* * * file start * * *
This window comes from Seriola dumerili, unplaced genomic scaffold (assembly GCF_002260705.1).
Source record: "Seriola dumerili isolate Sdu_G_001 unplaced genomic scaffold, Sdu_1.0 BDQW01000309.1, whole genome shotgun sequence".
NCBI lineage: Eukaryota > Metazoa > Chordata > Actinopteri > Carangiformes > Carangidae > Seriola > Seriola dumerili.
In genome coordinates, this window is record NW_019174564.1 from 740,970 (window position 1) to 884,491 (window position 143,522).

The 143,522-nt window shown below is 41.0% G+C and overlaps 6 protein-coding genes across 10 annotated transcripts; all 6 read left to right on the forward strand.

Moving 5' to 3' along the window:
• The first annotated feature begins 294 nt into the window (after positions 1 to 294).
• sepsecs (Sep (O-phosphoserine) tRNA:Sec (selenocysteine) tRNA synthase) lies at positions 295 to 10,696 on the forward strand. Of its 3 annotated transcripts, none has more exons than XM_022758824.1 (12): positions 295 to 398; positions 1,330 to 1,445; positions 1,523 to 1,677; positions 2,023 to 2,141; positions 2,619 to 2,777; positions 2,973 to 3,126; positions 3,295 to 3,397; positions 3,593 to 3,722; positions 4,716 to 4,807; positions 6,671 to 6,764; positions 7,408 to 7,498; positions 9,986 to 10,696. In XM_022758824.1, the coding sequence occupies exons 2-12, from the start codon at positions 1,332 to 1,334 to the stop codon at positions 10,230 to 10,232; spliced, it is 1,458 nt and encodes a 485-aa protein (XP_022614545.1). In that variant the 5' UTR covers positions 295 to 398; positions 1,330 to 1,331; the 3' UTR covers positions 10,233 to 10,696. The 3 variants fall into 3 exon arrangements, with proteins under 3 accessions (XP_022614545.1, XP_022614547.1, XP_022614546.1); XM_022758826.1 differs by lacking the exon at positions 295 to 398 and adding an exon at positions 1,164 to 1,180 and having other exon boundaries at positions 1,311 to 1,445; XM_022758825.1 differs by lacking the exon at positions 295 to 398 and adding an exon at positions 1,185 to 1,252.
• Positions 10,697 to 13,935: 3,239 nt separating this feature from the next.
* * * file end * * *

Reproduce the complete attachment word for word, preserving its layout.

This window comes from Seriola dumerili, unplaced genomic scaffold (assembly GCF_002260705.1).
Source record: "Seriola dumerili isolate Sdu_G_001 unplaced genomic scaffold, Sdu_1.0 BDQW01000309.1, whole genome shotgun sequence".
NCBI lineage: Eukaryota > Metazoa > Chordata > Actinopteri > Carangiformes > Carangidae > Seriola > Seriola dumerili.
In genome coordinates, this window is record NW_019174564.1 from 740,970 (window position 1) to 884,491 (window position 143,522).

The 143,522-nt window shown below is 41.0% G+C and overlaps 6 protein-coding genes across 10 annotated transcripts; all 6 read left to right on the forward strand.

Moving 5' to 3' along the window:
• The first annotated feature begins 294 nt into the window (after positions 1 to 294).
• sepsecs (Sep (O-phosphoserine) tRNA:Sec (selenocysteine) tRNA synthase) lies at positions 295 to 10,696 on the forward strand. Of its 3 annotated transcripts, none has more exons than XM_022758824.1 (12): positions 295 to 398; positions 1,330 to 1,445; positions 1,523 to 1,677; positions 2,023 to 2,141; positions 2,619 to 2,777; positions 2,973 to 3,126; positions 3,295 to 3,397; positions 3,593 to 3,722; positions 4,716 to 4,807; positions 6,671 to 6,764; positions 7,408 to 7,498; positions 9,986 to 10,696. In XM_022758824.1, the coding sequence occupies exons 2-12, from the start codon at positions 1,332 to 1,334 to the stop codon at positions 10,230 to 10,232; spliced, it is 1,458 nt and encodes a 485-aa protein (XP_022614545.1). In that variant the 5' UTR covers positions 295 to 398; positions 1,330 to 1,331; the 3' UTR covers positions 10,233 to 10,696. The 3 variants fall into 3 exon arrangements, with proteins under 3 accessions (XP_022614545.1, XP_022614547.1, XP_022614546.1); XM_022758826.1 differs by lacking the exon at positions 295 to 398 and adding an exon at positions 1,164 to 1,180 and having other exon boundaries at positions 1,311 to 1,445; XM_022758825.1 differs by lacking the exon at positions 295 to 398 and adding an exon at positions 1,185 to 1,252.
• Positions 10,697 to 13,935: 3,239 nt separating this feature from the next.